Reconsidering Science Fiction Through the Centuries (Tuesday Blog)

Happy Tuesday!

I know, Thursdays have been my go-to posting day for a while now, but between missing last Thursday's post (no thanks to the combination of a busy content writing work week combined with an eye flare-up) and things going on in the writing community at large, it felt like an extra post was necessary this week. 

Last month, I posted the first in a series of blog posts called "Science Fiction Through the Centuries". In that post, I talk about where I came up with the idea for the series and what I'm trying to accomplish with it, as well as sharing links to where works can be found. This includes places it can be located for free, so long as the copyright for the work falls under public domain.

There aren't really words to describe how excited I was to work on this series. Digging into the history of something, doing research, is stuff I genuinely enjoy doing. Plus, I like to have my facts straight when it comes to posting on here.

But things happen. And by things, I mean things in the writing community.

The week my first post for the series was scheduled to go up was the week that the news about a massive plagiarism case (dubbed #copypastecris) broke. I'd like to be able to say that you're living under a rock if you haven't heard about this by now, but considering that the case involves writers in the romance genre...

Well, I can see why a lot of people have not heard a peep about it. 

Essentially, a Brazilian romance "writer" allegedly copied and pasted passages she liked from romances novels, gave them to ghostwriters to turn into a story that made sense, and published them. So far, passages have been identified from 85 different books by 36 different authors as well as a small number of news articles, recipes, and blogs (as of the time I sat down to write this post). 

You can read the initial blog post by romance writer Courtney Milan that got the ball rolling here. And book blogger Caffeinated Fae is updating the list of authors and titles that were plagiarized here.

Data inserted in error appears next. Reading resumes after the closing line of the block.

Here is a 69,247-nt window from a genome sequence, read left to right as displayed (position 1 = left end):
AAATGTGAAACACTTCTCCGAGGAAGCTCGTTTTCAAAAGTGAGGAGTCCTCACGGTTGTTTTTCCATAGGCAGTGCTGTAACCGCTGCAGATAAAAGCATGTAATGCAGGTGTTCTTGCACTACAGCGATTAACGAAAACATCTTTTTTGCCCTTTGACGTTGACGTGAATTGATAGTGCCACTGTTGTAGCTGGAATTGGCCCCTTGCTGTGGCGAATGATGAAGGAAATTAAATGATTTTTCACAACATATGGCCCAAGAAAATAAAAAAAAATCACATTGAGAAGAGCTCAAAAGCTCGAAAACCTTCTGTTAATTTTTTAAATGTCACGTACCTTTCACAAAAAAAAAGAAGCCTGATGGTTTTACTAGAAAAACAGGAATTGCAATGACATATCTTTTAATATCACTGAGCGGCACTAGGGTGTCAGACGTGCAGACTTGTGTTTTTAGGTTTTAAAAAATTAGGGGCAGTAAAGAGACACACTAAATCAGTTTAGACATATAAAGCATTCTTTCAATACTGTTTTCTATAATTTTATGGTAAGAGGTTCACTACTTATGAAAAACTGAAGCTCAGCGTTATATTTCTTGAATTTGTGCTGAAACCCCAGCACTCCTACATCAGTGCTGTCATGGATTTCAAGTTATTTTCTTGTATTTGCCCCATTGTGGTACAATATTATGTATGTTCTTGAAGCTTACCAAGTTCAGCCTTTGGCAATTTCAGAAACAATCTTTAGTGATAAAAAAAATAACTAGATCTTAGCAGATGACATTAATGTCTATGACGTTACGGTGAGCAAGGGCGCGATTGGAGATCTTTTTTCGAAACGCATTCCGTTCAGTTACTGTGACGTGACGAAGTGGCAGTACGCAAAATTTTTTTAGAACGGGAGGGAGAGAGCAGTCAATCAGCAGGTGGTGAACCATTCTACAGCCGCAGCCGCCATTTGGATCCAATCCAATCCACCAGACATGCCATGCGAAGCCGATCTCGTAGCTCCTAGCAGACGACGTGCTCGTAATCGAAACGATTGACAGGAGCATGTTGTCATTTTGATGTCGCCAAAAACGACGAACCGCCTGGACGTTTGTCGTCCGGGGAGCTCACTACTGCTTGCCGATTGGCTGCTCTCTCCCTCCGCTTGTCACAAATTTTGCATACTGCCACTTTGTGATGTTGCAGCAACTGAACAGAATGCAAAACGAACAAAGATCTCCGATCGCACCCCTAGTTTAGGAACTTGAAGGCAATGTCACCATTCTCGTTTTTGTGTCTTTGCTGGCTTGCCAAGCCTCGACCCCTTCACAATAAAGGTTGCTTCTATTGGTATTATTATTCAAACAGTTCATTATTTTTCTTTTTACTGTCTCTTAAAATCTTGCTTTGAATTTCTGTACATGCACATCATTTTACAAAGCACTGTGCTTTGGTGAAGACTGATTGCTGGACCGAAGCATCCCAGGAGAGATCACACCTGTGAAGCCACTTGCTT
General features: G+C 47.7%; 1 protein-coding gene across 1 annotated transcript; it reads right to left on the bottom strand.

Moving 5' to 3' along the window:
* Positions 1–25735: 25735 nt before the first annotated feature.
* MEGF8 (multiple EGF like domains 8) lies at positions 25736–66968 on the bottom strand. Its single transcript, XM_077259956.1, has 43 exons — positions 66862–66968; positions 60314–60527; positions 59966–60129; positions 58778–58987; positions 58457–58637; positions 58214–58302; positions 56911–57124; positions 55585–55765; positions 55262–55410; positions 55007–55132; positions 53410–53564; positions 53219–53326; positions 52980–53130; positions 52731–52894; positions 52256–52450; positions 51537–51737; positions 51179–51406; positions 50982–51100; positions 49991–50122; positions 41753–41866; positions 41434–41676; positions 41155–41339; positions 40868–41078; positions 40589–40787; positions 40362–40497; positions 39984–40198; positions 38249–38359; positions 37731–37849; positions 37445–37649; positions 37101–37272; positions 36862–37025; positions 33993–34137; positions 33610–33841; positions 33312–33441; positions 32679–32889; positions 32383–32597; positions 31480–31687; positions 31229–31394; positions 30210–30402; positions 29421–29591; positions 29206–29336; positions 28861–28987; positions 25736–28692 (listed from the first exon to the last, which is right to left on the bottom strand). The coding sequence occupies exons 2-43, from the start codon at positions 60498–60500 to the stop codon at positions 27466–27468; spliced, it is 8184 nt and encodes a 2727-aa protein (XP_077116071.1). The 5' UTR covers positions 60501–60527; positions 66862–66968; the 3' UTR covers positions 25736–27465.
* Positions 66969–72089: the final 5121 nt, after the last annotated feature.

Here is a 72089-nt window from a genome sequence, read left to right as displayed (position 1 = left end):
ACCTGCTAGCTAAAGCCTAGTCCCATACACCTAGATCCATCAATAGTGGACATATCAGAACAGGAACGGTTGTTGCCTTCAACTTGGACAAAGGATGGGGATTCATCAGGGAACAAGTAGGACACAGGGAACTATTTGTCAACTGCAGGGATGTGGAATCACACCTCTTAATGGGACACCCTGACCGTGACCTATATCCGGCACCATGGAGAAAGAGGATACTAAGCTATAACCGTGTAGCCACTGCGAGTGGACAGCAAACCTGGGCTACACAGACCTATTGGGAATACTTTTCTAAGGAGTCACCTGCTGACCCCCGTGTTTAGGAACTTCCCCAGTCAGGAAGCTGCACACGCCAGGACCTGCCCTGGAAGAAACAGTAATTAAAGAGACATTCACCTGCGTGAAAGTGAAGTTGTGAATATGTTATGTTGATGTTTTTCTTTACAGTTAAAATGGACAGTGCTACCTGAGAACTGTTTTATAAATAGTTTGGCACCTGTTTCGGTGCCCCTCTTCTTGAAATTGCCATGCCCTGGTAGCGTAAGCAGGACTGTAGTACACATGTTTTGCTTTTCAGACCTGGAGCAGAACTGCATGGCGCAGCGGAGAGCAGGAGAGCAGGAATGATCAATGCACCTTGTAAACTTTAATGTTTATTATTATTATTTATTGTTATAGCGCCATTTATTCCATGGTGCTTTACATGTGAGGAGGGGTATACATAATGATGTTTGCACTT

A ton of discussions have come up in the wake of #copypastecris, including ghostwriting, how to spot legitimate indie authors, and book piracy.

It's the book piracy question that has given me significant pause when it comes to the future of the "Science Fiction Through the Centuries" series. Because while I'm doing the best I can to make sure I'm sending people to places where they can find legitimate copies of the works I talk about, I'm concerned that it will be seen as something else. I worry that people think I'm encouraging piracy, when that is the last thing I want to do.

Don't get me wrong here - I love a good deal on a book, and I'll pounce on it if a fellow author has a free deal going, but I don't expect that to be the norm. Why? 

Because I know writing is a job, not just a hobby, and I think writers should be fairly compensated for their work. Period.

So while I still plan to post the next part of the "Science Fiction Through the Centuries" series on Thursday, I do not plan to start on the following post right away. I'll be taking some time to think through my concerns about moving forward and make a decision about it from there. 

Let me know your thoughts.